http://news.bbc.co.u...rts/4352684.stm

 

Those incidents were far worse and a result of pure negligence, unlike this lad who was a victim of crime.

 

G


Edited by Graham M, 17 April 2016 - 03:39 pm.


#40 artic

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Posted 17 April 2016 - 04:14 pm

Graham, hopefully those two individuals were taken off their unit due to irresponsible behaviour, neglect, loosing police and army property. I'm sure they would of been, I'd have the pair sacked really.

Like I've mentioned before, Mr Clumsy really shouldn't of left live ammo in his vehicle, not unless it was separately locked away and only for a short amount of time. Locked in a case and having it ripped off is better than " I had a few rounds kicking about or in the glove box" And definately not left over night, I'm not saying that was the case here.

Well he was honest to the police, that might be his only lifeline, I hope it is.

Edited by artic, 17 April 2016 - 04:17 pm.


#41 air gun ant

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Posted 21 April 2016 - 07:04 am

Have you heard anything more Owen? I'm sure the police won't be rushing things at their end, but how'd you get on with the barrister/appeal?
Hope things work out for you
Atb ant

#42 THE STALKER

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Posted 21 April 2016 - 01:34 pm

I have gone to the Crown Court and put in for an appeal and i have a top Barrister taking the case and that's all i know at the present  it's just a waiting game now.I have had all the bloodhounds out around town with noses eyes and ears to the ground but no word on any of the gear that went missing beginning to think it was an out of Town job as over the last few months car and shed crime is full on in Chard..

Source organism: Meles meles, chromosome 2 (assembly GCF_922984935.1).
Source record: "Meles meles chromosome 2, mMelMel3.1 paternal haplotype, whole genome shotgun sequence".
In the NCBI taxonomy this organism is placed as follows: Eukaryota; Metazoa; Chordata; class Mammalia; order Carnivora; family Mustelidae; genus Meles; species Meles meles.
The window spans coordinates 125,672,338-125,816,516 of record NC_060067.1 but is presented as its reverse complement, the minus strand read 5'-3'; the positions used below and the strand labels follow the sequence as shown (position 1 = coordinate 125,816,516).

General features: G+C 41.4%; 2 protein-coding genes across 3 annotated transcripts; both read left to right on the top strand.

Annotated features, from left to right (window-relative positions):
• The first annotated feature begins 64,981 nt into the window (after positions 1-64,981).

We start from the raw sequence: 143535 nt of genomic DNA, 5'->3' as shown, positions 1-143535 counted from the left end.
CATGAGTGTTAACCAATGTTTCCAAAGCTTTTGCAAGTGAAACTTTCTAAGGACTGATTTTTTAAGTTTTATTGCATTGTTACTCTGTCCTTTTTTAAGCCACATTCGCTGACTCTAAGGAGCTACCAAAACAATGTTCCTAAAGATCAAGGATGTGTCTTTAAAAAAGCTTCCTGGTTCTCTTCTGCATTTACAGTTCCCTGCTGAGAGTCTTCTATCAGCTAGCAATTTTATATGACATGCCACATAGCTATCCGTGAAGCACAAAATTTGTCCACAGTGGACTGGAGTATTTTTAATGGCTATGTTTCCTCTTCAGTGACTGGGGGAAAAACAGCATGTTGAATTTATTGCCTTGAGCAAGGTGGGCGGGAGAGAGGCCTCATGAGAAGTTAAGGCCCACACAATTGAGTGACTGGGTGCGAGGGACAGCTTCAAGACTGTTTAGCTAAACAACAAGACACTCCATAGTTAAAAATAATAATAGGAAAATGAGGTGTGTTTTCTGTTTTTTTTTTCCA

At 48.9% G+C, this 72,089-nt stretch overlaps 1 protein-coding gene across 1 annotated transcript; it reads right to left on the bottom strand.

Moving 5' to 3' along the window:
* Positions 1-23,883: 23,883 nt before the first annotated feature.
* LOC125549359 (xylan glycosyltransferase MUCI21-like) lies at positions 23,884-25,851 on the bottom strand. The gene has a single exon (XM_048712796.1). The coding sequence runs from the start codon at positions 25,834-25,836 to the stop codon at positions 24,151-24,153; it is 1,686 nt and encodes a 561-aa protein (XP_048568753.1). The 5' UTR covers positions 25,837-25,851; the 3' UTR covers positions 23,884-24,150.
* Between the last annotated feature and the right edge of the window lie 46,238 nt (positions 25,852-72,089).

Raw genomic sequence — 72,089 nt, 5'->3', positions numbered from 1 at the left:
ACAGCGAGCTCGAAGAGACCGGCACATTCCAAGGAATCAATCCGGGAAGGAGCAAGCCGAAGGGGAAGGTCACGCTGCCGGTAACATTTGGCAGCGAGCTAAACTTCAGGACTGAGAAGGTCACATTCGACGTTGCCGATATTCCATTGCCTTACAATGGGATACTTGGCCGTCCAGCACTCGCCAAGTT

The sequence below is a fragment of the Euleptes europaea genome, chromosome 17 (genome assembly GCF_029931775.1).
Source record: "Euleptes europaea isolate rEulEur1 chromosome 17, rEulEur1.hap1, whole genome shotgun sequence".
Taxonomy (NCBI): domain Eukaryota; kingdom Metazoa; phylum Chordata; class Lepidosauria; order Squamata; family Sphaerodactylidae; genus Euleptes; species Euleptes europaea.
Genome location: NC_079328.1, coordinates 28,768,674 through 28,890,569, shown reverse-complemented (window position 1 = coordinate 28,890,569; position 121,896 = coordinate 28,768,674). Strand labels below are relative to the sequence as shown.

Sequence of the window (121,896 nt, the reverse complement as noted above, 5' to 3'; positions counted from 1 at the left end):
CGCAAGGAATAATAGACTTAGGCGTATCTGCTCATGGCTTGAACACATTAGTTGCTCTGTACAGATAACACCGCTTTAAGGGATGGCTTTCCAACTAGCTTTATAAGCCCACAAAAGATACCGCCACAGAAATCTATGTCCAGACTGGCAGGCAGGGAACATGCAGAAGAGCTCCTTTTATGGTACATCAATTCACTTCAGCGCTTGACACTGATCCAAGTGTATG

I would of thought if it was in house i would have had a wink  or a nod by now..



#43 air gun ant

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Posted 21 April 2016 - 02:15 pm

I have gone to the Crown Court and put in for an appeal and i have a top Barrister taking the case and that's all i know at the present  it's just a waiting game now.I have had all the bloodhounds out around town with noses eyes and ears to the ground but no word on any of the gear that went missing beginning to think it was an out of Town job as over the last few months car and shed crime is full on in Chard..
I would of thought if it was in house i would have had a wink  or a nod by now..

yeah so I suppose it shows that they hadn't targeted you specifically for anything firearm related, more that they happen to brake in to yours with lots of expensive shooting gear in it! By accident almost. They probably only took the rounds as suiveneers! Wankers!
Atb mate

#44 bell

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Posted 21 April 2016 - 08:38 pm

Best of luck mate, I don't know you mate but it seems to me that those who live in glass houses etc.......I'm sure we have ALL strayed off the right path now and again and anyone who reckons they haven't isn't true to himself......
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#45 foxdropper

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Posted 21 April 2016 - 09:12 pm

Any update Owen